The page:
1.7 Object landscapes and lifetimes
Well, mentioned something about C++
C++ takes the approach that control of efficiency is the most important issue, so it gives programmer the choice to determine the storage and lifetime while the program is being written, by placing the objects on the stack or in the staic storage area. (what the hell is that?) But this approach obviously sacrifices the flexibility.
In Java, objects are created dynamically in a pool of memory called the heap. In this approach, we dont know how many objects we need until the run-time. But because the storage is managed dynamically, at run-time, the amount of time required to allocate storage on the heap is significantly longer than the time to create storage on the stack.
Then , another issue, the lifetime. In a language like C++, it must be determined programmatically when to destroy the object, which can lead to memory leaks if you don't do it correctly. Java provides a feature called garbage collector that automatically discovers when an object is no longer in use and destroys it.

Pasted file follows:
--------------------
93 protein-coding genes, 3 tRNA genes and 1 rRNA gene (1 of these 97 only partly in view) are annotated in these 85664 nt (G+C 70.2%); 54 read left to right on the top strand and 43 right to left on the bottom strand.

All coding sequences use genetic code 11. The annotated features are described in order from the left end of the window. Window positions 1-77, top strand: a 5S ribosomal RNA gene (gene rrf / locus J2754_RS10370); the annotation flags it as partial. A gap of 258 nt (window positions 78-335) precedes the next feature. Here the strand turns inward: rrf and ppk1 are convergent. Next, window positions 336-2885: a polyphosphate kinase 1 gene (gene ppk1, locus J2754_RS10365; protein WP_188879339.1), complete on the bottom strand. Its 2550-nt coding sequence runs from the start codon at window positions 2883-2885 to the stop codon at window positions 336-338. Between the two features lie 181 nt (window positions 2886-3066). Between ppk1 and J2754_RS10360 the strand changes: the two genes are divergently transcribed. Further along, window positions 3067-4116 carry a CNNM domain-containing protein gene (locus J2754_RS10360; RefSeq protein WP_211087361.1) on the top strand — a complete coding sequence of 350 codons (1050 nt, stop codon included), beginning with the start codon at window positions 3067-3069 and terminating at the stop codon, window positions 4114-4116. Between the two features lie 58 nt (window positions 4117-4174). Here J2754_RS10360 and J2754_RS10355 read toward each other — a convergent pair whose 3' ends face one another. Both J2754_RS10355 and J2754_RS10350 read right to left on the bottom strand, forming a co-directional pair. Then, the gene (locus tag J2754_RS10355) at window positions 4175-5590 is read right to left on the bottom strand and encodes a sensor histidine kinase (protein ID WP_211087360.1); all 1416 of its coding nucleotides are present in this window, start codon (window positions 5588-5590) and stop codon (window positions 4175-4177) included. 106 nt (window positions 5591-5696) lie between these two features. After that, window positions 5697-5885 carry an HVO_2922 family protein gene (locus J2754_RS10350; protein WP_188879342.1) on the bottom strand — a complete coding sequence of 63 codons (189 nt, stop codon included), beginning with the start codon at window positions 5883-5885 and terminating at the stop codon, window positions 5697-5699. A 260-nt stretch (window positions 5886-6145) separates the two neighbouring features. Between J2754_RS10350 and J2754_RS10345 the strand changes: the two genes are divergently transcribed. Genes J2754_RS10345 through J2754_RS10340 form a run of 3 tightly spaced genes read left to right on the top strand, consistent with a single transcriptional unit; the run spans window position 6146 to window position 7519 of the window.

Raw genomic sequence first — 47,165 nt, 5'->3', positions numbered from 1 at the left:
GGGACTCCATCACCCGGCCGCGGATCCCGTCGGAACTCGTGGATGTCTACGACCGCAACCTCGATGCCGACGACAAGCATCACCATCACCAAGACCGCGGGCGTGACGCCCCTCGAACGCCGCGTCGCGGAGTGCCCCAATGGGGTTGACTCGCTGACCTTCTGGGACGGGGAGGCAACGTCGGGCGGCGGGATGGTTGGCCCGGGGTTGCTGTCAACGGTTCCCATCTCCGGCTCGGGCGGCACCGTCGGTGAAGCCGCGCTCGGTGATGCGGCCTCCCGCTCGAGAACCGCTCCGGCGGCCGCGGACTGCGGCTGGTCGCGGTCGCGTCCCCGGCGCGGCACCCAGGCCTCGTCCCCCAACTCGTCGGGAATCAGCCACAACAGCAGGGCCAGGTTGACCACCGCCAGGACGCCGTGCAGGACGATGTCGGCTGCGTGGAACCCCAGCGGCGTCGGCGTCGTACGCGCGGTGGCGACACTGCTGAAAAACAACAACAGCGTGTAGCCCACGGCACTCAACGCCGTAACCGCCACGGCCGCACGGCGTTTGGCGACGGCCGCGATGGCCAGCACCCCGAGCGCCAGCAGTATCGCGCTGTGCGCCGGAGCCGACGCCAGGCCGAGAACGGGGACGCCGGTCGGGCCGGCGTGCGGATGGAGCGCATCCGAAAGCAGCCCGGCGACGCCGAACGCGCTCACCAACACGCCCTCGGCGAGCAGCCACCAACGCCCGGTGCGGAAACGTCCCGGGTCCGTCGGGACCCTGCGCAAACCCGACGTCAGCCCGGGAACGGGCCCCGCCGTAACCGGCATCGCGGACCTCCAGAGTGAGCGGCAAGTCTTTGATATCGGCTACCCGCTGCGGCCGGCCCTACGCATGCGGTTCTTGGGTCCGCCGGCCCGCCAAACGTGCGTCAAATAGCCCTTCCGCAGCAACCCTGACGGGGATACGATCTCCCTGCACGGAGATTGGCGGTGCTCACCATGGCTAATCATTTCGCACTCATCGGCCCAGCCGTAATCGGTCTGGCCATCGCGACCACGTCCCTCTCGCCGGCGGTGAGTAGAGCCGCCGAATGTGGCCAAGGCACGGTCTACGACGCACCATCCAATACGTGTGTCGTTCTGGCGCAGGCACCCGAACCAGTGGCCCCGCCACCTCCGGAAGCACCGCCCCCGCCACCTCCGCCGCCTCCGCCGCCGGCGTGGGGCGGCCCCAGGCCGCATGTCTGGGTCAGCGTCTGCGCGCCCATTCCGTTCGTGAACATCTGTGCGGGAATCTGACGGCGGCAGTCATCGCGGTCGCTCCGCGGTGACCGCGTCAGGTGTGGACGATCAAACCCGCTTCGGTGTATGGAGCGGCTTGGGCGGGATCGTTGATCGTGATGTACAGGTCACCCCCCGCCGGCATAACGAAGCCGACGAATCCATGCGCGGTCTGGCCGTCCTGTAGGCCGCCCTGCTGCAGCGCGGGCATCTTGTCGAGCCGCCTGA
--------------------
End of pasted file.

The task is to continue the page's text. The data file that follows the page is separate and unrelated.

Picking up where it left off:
1.7.1 Collections and iterators
In OOP language, we have a set of containers to expand themselves whenever necessary to accomodate everything we place inside it. Such as, in C++ we have Standard Template Library(STL), Object Pascal has Visual Component Library(VCL). In Java, we we standard libraries, like vector, sets, queues, hash tables, trees, stacks, etc.
And, there comes iterator, which is an object as well. Its job is to select the elements within a container and present them to the user of the iterator.
The container, via iterator, is abstracted to be simply a sequence.
In vresion1.0 and 1.1, Java has standard iterator, called Enummeration. Java2 has added a much more complete library that contains an iterator called Iterator.
1.7.2 The singly rooted hierarchy
All classes in Java are inherited from class Object.
Hoop! What do I know?
Singly rooted hierarchy is good for OOP and easier to implement a garbage collctor. Come back later!